Mauryan Empire

Mauryan Empire Map

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Mauryan Empire Map
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*Map showing highlights the area conquered and ruled by the Mauryan dynasty.

Disclaimer: All efforts have been made to make this image accurate. However Compare Infobase Limited and its directors do not own any responsibility for the correctness or authencity of the same.

Towards the end of 327BCE, Alexander the Great attacked and invaded the valley of Kabul and within few months after this invasion he conquered Taxila, defeating the King Porus from where he reached the eastern border of Punjab. Alexander had greater plans and he wanted to capture Magadha in the lower Ganges valley but since his troops of soldiers refused to go any further he was refused to so south. In 325BCE he left the place which is now Karachi.

Though his conquests had been spectacular, Alexander never conquered India. Not even Punjab and Indus valley completely came under his possessions. Alexander died in 323BCE but before his death he deployed his troops west of Indus. This invasion had completely changed the history of India.

A young man in Taxila thought that what a European could do, an Indian could do far better and began to train an army. This man took over the control of Magadha. He was none other than Chandragupta Maurya. This is where the Mauryan Empire began to develop.

The great Brahman teacher, Kautilya was Chandragupta's 'guru'. Once when he invaded Punjab he was lucky enough to be able to conquer the Nanda throne. He got his much needed chance when the successors of Alexander tried to subdue the eastern leaders who united against him; this is when he captured Taxila.

When the situation stabilized a little in the former kingdom of Alexander, on of his successor offered a peace treaty to Chandragupta. But when he recognized the Mauryan Empire he gave up the eastern territories which led to 'epigamic rule' (which means two dynasties intermarried).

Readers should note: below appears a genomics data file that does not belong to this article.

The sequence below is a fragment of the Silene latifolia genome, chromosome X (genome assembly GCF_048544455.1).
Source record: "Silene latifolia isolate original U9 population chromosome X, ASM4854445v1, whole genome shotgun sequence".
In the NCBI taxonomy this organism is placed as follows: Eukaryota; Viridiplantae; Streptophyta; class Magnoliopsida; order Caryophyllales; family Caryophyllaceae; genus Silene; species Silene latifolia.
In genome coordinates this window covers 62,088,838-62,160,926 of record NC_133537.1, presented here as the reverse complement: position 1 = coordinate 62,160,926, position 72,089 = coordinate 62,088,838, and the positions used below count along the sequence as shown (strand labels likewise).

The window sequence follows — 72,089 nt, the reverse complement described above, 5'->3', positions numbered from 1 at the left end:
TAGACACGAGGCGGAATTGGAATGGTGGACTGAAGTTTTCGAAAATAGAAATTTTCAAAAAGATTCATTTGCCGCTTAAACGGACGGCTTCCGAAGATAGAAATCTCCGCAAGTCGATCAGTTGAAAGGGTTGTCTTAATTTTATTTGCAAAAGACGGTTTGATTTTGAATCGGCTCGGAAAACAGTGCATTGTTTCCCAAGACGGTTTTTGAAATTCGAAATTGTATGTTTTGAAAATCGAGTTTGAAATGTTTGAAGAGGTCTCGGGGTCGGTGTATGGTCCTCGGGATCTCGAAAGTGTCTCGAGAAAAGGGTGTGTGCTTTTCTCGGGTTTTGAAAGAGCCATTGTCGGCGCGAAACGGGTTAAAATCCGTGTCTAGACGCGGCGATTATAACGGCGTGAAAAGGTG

By now the Indus and Ganges valley had been united by Chandragupta. Great services were seen at that time and the capital Patna was turned into a very beautiful city. This was when Kautilya, Chandragupta's teacher wrote 'Arthashastra', a guide to statecraft.

Chandragupta wasn't that deeply into Brahmanism. As the Jainist scriptures suggest Chandragupta converted to Jainism before death in favor of his to be successor and son, Bindusara.

Bindusara Maurya was Chandragupta's son and the lawful successor of the Mauryan dynasty. His rule lasted till 297BCE. He is the least popular out the three Mauryan rulers. It is said that he is the man who conquered the country between two seas (which means central India).

Ashoka succeeded his father in 272BCE and proved to a great conqueror. Except for the south India he united the Indian subcontinent. After the massacre and bloodshed in Kalinga war the king converted to Buddhism. After the conversion Ashoka was very keen on 'ahinsa' (non violence). South India and Sri Lanka could never be conquered by him because he rather went out on missionaries for converting others to religious beliefs. Several 'stupas' were constructed by him and slaughter of animals was forbidden.

It was after the death of Ashoka that the Mauryan Empire began to decline. Greek descendants in 240BCE came in and began invading and conquering the Mauryan Empire sites. In 184BCE Greek culture began to flourish in the south of the Hindu-Kush range. When Demetrius, the Greek ruler died his sons looked after the kingdom and kept fighting against the already shrunken Mauryan Empire. Later they even captured Patna which was the capital of the Mauryan kingdom.

Last Updated on: December 19, 2019




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